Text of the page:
Class Divisions in Indian Education: Interim FY25 Budget Reflects Priorities Amidst Systemic Challenges

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The interim FY25 budget shows decreased spending on higher education while school education allocation increases, reflecting governmental priorities amidst India’s class divisions. Highlighted by “12th Fail,” it underscores systemic challenges like corruption and caste barriers hindering equal access to quality education and exacerbating socioeconomic disparities.

“If the citizens were educated, it could be a real problem for the leaders.”

-(12th Fail)

In the interim budget proposed for FY25, the government has decreased spending on higher education. From 1.27% of its budget to FY24, the allocated amount is 1% for FY25. Contrary to this, the allocation for the School Education Department increased from 68,804.85 crore to 72,473.80 crore. What does this tell us about the priorities of the government emerging on the grounds of the existing class division prevalent in India?

12th Fail, built upon the sentimental-driven idea of success in India, showcases the perpetual state of the caste system, the prevalent corruption, and attaining success by meritocratic means amidst disparities. Manoj Kumar Sharma, the protagonist of the story hailing from the infamous region of Chambal, is the middle child from a poverty-stricken household whose only earning member lost his job because of the existing corruption. Portraying the reality of the lowest-income class, the family struggles to arrange two square meals to feed the children and elderly.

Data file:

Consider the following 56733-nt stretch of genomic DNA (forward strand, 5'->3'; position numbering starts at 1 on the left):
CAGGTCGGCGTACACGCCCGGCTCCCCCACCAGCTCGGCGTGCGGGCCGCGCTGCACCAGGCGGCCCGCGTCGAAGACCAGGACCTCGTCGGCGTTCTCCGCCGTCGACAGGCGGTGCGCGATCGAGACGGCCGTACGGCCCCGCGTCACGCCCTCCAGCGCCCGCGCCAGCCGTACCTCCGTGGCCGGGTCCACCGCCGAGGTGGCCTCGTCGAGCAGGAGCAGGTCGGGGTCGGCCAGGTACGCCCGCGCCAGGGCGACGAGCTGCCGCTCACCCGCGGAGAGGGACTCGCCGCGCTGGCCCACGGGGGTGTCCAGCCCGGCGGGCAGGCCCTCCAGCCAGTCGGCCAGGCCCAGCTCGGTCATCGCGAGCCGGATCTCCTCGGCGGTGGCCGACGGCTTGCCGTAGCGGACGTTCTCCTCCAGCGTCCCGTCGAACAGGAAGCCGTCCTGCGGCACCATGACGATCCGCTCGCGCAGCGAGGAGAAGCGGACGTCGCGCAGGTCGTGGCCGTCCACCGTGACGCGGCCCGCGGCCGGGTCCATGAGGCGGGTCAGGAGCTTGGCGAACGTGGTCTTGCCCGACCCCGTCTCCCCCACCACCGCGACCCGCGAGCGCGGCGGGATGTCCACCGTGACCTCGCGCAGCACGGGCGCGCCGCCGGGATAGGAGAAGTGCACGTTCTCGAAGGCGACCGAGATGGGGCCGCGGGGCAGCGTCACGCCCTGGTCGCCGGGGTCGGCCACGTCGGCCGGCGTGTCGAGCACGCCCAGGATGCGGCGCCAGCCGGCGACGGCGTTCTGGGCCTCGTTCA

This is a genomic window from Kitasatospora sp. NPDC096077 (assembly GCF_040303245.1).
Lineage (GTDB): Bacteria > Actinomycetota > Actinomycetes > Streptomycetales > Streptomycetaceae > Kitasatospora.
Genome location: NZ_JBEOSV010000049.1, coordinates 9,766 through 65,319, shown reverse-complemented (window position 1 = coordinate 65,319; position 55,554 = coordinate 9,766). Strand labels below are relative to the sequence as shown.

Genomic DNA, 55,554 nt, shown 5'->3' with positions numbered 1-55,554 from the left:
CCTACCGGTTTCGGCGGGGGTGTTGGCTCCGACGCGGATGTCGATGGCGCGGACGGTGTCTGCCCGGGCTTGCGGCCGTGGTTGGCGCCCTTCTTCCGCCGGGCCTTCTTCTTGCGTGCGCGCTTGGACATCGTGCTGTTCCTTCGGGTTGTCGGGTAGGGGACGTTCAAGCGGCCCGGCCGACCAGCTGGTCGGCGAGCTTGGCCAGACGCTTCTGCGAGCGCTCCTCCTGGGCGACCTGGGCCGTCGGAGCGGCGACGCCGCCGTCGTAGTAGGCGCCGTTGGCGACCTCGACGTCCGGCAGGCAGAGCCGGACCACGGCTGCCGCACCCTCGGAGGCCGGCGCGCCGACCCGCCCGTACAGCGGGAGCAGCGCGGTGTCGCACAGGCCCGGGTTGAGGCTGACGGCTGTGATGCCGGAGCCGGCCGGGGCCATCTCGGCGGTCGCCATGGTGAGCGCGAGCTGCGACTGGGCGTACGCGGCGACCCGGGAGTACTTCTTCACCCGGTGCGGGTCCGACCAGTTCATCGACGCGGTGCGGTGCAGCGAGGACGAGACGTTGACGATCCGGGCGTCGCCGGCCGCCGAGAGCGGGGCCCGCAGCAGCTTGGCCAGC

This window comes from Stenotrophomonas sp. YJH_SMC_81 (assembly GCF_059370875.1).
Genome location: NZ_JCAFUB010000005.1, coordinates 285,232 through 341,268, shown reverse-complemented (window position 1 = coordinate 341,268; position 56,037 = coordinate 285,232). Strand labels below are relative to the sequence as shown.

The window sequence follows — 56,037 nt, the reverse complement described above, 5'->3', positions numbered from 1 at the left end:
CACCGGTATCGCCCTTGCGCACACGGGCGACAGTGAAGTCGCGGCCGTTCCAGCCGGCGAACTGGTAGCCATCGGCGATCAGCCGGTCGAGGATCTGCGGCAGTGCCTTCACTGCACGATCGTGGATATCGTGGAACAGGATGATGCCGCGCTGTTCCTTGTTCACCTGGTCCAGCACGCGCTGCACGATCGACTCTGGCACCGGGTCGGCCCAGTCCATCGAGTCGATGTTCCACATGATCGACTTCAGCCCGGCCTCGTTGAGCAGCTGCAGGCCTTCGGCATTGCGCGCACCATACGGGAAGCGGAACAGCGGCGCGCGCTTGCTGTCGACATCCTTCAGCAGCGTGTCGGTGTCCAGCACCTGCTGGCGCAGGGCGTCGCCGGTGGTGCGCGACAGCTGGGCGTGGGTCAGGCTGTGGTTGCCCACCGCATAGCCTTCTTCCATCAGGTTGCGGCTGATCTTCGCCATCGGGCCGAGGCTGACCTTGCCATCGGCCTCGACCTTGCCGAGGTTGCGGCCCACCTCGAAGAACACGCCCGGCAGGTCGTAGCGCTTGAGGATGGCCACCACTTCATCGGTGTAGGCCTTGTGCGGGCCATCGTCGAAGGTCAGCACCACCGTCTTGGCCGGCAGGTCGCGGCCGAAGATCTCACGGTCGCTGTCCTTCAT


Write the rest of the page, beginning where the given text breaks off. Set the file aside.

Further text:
The layers of stifling segregation in our society make it impossible for people of the lowest strata, in comparison with the elite and the middle class, to acquire the highly competitive job positions in the country. This population pyramid outlines the division of resources, where the top 10% holds 77 percent of the total national wealth. According to the available data, it would take 941 years for a minimum-wage worker in rural India to earn what the top-paid executive at a leading Indian company makes in a year. It is necessary to provide equal access to education for all to tackle the existing inequality. Even after the Right to Education Act of 2009, the increasing enrollments in the school are inversely related to the decrease in the quality of education. In government schools, absenteeism of teachers, unfair means of conducting exams, lack of basic study materials like proper pen and paper, and the motivation among students and authorities to improve are some of the challenges. According to a report by UNESCO’s International Institute of Education Planning, high rates of absenteeism (at 25%) show evident corruption and its negative influence on the vulnerable years of a student. The aspirations of the lower-income students are wiped out under these circumstances, forming a mass majority of the students in these public schools who cannot recite correct answers to basic questions. Painted through the movie ‘12th Fail’, Manoj exhibits to the interviewers the meek reality of his background when he says, “Our teachers helped us to cheat.”.